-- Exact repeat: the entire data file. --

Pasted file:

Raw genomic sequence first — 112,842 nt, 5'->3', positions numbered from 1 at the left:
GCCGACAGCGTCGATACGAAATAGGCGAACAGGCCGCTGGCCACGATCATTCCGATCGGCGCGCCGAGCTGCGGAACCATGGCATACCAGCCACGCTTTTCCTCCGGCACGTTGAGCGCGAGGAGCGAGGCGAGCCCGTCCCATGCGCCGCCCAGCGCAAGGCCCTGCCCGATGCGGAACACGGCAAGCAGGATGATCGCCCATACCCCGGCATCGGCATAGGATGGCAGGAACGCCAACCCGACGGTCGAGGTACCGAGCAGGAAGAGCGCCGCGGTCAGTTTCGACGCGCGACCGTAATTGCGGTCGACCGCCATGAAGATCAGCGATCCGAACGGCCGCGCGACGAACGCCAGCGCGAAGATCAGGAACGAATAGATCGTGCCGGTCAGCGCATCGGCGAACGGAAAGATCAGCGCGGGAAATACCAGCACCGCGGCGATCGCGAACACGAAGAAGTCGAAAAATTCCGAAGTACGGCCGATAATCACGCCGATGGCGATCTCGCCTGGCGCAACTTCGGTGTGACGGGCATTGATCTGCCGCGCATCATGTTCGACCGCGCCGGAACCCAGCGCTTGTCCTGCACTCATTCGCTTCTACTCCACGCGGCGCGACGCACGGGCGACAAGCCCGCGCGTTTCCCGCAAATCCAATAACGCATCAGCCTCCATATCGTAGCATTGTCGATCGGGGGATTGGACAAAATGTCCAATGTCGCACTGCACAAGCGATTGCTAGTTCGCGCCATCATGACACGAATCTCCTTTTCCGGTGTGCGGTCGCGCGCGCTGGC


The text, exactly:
Raw genomic sequence first — 112,842 nt, 5'->3', positions numbered from 1 at the left:
GCCGACAGCGTCGATACGAAATAGGCGAACAGGCCGCTGGCCACGATCATTCCGATCGGCGCGCCGAGCTGCGGAACCATGGCATACCAGCCACGCTTTTCCTCCGGCACGTTGAGCGCGAGGAGCGAGGCGAGCCCGTCCCATGCGCCGCCCAGCGCAAGGCCCTGCCCGATGCGGAACACGGCAAGCAGGATGATCGCCCATACCCCGGCATCGGCATAGGATGGCAGGAACGCCAACCCGACGGTCGAGGTACCGAGCAGGAAGAGCGCCGCGGTCAGTTTCGACGCGCGACCGTAATTGCGGTCGACCGCCATGAAGATCAGCGATCCGAACGGCCGCGCGACGAACGCCAGCGCGAAGATCAGGAACGAATAGATCGTGCCGGTCAGCGCATCGGCGAACGGAAAGATCAGCGCGGGAAATACCAGCACCGCGGCGATCGCGAACACGAAGAAGTCGAAAAATTCCGAAGTACGGCCGATAATCACGCCGATGGCGATCTCGCCTGGCGCAACTTCGGTGTGACGGGCATTGATCTGCCGCGCATCATGTTCGACCGCGCCGGAACCCAGCGCTTGTCCTGCACTCATTCGCTTCTACTCCACGCGGCGCGACGCACGGGCGACAAGCCCGCGCGTTTCCCGCAAATCCAATAACGCATCAGCCTCCATATCGTAGCATTGTCGATCGGGGGATTGGACAAAATGTCCAATGTCGCACTGCACAAGCGATTGCTAGTTCGCGCCATCATGACACGAATCTCCTTTTCCGGTGTGCGGTCGCGCGCGCTGGC